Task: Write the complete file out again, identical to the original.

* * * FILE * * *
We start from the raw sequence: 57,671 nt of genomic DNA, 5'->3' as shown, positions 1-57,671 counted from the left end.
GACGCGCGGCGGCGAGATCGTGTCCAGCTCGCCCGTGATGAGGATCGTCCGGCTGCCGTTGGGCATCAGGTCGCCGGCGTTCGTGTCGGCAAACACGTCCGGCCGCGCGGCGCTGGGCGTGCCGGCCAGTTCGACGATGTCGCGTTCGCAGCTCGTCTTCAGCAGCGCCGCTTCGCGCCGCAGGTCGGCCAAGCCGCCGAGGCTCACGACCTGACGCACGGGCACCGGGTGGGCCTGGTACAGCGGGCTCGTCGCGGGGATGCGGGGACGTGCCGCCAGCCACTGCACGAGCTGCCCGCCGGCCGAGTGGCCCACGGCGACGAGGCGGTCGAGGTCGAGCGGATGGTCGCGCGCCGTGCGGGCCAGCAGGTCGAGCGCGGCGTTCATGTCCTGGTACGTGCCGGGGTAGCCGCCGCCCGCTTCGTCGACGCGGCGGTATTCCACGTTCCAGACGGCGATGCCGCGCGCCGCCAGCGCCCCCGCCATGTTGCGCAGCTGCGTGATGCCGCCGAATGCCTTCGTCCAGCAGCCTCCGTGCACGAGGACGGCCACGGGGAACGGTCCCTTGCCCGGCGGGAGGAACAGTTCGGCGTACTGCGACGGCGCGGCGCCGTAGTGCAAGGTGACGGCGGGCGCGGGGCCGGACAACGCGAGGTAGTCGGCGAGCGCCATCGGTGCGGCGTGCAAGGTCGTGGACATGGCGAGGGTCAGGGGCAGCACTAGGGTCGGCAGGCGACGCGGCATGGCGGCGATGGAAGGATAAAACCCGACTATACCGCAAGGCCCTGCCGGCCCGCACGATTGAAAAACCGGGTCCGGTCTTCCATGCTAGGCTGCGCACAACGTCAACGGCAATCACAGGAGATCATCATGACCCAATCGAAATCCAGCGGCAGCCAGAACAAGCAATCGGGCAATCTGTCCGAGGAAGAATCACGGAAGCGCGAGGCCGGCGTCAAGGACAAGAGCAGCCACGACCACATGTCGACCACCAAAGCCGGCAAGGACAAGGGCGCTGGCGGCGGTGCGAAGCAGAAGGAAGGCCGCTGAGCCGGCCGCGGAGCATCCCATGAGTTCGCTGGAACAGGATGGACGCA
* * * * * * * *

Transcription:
We start from the raw sequence: 57,671 nt of genomic DNA, 5'->3' as shown, positions 1-57,671 counted from the left end.
GACGCGCGGCGGCGAGATCGTGTCCAGCTCGCCCGTGATGAGGATCGTCCGGCTGCCGTTGGGCATCAGGTCGCCGGCGTTCGTGTCGGCAAACACGTCCGGCCGCGCGGCGCTGGGCGTGCCGGCCAGTTCGACGATGTCGCGTTCGCAGCTCGTCTTCAGCAGCGCCGCTTCGCGCCGCAGGTCGGCCAAGCCGCCGAGGCTCACGACCTGACGCACGGGCACCGGGTGGGCCTGGTACAGCGGGCTCGTCGCGGGGATGCGGGGACGTGCCGCCAGCCACTGCACGAGCTGCCCGCCGGCCGAGTGGCCCACGGCGACGAGGCGGTCGAGGTCGAGCGGATGGTCGCGCGCCGTGCGGGCCAGCAGGTCGAGCGCGGCGTTCATGTCCTGGTACGTGCCGGGGTAGCCGCCGCCCGCTTCGTCGACGCGGCGGTATTCCACGTTCCAGACGGCGATGCCGCGCGCCGCCAGCGCCCCCGCCATGTTGCGCAGCTGCGTGATGCCGCCGAATGCCTTCGTCCAGCAGCCTCCGTGCACGAGGACGGCCACGGGGAACGGTCCCTTGCCCGGCGGGAGGAACAGTTCGGCGTACTGCGACGGCGCGGCGCCGTAGTGCAAGGTGACGGCGGGCGCGGGGCCGGACAACGCGAGGTAGTCGGCGAGCGCCATCGGTGCGGCGTGCAAGGTCGTGGACATGGCGAGGGTCAGGGGCAGCACTAGGGTCGGCAGGCGACGCGGCATGGCGGCGATGGAAGGATAAAACCCGACTATACCGCAAGGCCCTGCCGGCCCGCACGATTGAAAAACCGGGTCCGGTCTTCCATGCTAGGCTGCGCACAACGTCAACGGCAATCACAGGAGATCATCATGACCCAATCGAAATCCAGCGGCAGCCAGAACAAGCAATCGGGCAATCTGTCCGAGGAAGAATCACGGAAGCGCGAGGCCGGCGTCAAGGACAAGAGCAGCCACGACCACATGTCGACCACCAAAGCCGGCAAGGACAAGGGCGCTGGCGGCGGTGCGAAGCAGAAGGAAGGCCGCTGAGCCGGCCGCGGAGCATCCCATGAGTTCGCTGGAACAGGATGGACGCA